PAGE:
This week marked the passage of several significant session-related deadlines that have the effect of dramatically lowering the number of bills still in play in the 84th legislative session. There has already been a growing sense that few education bills will be passed this session – which is not necessarily a bad thing – and the failure of many such bills to survive this week’s deadlines or to overcome the hurdle of a successful floor vote reinforces that sentiment. Here are the latest updates on bills dealing with the following education issues:
- State budget
- School finance
- Accountability, “A through F” ratings, and community schools
- Private school vouchers
- Student testing
- Teacher salaries and evaluations
- Payroll deduction
- Parent trigger or “empowerment”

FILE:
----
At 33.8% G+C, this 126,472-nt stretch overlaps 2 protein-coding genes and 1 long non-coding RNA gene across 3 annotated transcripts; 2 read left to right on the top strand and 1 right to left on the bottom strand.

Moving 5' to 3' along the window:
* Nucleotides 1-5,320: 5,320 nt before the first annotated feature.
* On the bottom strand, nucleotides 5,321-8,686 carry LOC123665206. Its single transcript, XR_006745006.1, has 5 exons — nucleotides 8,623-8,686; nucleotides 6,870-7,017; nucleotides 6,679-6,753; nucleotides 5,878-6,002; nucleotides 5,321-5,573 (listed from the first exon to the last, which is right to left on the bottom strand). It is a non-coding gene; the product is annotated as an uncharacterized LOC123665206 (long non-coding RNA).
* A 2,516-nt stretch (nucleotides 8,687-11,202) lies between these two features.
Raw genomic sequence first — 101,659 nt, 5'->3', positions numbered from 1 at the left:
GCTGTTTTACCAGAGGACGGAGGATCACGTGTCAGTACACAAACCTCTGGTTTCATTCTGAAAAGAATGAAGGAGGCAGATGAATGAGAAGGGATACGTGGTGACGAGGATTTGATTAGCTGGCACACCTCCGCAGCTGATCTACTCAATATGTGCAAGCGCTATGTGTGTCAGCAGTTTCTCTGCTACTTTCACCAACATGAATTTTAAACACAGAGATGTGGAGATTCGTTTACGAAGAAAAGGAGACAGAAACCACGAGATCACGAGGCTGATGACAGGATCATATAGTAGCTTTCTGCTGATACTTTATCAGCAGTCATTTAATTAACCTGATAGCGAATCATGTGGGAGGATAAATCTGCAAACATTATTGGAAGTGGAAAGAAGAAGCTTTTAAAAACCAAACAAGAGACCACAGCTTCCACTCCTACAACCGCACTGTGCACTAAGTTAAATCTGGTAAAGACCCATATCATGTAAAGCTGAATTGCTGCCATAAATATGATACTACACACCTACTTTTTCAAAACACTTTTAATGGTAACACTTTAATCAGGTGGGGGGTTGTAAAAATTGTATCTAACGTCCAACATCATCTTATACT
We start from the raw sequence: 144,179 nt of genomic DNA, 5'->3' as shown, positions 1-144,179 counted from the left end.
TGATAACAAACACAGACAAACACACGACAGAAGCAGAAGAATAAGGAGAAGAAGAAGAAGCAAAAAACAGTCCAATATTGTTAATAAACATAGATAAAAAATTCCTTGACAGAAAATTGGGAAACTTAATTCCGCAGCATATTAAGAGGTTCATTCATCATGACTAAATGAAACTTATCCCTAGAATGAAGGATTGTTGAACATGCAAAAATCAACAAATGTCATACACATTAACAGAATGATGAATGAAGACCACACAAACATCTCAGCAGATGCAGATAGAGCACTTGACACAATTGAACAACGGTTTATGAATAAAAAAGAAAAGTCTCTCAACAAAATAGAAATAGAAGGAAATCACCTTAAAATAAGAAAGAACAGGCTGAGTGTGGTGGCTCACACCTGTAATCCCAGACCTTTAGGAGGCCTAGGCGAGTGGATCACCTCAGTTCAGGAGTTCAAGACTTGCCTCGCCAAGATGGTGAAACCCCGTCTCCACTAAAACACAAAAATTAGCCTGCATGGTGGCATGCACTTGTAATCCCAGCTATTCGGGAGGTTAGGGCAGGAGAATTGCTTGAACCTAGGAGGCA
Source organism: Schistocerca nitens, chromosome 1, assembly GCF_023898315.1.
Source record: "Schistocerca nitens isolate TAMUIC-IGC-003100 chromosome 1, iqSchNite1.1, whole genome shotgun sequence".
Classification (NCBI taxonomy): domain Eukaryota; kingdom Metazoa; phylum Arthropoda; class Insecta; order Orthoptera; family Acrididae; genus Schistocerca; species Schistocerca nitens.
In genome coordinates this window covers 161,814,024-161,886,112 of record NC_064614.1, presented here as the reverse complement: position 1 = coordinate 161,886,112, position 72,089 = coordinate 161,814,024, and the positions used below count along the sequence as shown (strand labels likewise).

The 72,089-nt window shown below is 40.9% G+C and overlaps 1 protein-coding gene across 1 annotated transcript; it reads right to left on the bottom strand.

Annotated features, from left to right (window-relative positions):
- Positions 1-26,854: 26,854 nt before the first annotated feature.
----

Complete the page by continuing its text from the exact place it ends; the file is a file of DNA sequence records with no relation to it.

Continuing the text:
- Local control school districts”
- Charter schools
- Educator preparation and certification
- Suicide prevention
- Other health and safety bills
HB 1 by Rep. John Otto (R), the state appropriations bill, remains pending in a conference committee. As House members were busy expediting some bills and “chubbing” others (asking questions to prolong debate, often on fairly non-controversial measures, in order to delay consideration of more significant bills of concern), high-level talks were occurring yesterday afternoon behind closed doors. Legislative leaders and the offices of governor, lieutenant governor, and house speaker were meeting Thursday to try to reach a compromise on tax cuts and a few other politically charged issues: border security, the open carry of handguns, and how to prosecute elected officials who violate ethics laws. Differences in opinion over tax cuts – whether to focus on property tax reductions, lowering sales taxes, or slashing the business franchise tax – have been holding up a compromise on the state’s budget and supplemental appropriations, including money for retired educators’ healthcare. By mid-week, many believed the negotiators were getting close to an agreement that would enable the legislature to pass a budget before the session ends, but the failure to announce a deal by the end of this week signaled that those discussions may have slowed down a bit.